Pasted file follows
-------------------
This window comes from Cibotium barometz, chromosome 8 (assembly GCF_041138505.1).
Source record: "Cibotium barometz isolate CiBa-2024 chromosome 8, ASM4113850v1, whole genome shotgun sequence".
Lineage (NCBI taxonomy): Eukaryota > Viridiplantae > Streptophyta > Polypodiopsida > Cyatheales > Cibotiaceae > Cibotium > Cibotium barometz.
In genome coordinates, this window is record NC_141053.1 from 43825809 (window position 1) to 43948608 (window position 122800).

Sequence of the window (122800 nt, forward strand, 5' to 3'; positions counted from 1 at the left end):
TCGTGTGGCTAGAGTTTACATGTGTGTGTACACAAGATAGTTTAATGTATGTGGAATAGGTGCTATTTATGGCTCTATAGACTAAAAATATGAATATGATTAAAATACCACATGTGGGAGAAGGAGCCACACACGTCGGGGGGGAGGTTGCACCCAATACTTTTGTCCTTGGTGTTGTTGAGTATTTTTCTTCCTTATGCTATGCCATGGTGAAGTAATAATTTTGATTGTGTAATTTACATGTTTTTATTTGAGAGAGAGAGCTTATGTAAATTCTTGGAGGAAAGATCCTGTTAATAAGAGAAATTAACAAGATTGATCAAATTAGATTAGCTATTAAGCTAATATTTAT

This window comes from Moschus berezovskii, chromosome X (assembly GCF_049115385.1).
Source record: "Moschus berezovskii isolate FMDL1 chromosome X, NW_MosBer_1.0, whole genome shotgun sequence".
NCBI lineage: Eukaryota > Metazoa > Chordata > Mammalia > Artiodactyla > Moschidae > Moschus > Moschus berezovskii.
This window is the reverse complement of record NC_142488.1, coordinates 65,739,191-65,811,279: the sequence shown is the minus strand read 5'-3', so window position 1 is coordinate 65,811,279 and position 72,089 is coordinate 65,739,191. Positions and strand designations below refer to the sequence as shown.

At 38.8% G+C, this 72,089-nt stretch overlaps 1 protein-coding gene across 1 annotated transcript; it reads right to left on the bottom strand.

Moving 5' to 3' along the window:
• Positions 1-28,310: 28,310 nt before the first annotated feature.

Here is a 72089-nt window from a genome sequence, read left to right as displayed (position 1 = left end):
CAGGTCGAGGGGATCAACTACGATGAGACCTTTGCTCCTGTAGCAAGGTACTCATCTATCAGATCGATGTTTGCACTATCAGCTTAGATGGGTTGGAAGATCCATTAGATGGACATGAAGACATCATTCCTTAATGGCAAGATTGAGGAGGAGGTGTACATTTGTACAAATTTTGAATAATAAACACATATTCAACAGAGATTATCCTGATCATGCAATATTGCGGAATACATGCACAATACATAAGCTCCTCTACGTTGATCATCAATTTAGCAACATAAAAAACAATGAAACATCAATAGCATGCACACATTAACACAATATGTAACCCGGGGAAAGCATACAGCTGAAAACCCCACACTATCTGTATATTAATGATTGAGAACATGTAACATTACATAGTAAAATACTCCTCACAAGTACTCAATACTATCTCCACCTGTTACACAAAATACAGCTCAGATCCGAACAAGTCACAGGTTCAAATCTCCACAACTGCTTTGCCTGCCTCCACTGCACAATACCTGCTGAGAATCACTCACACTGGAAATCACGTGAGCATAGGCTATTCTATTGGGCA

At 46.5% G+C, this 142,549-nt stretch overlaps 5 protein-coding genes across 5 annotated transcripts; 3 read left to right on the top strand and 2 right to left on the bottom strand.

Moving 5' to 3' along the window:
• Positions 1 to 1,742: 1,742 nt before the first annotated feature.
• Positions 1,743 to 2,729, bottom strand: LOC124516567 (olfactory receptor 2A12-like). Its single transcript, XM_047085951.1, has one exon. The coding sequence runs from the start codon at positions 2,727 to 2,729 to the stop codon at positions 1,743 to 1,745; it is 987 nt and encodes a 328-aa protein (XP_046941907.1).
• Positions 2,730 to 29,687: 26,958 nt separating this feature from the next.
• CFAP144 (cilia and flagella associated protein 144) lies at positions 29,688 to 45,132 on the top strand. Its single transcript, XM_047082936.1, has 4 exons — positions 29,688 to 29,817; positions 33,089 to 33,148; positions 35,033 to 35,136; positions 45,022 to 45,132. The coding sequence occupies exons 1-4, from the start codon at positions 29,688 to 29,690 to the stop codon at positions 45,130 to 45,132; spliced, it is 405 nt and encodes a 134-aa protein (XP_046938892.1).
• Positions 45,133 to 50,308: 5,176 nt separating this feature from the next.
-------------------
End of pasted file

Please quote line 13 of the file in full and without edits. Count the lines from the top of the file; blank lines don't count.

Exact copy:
• Positions 1-28,310: 28,310 nt before the first annotated feature.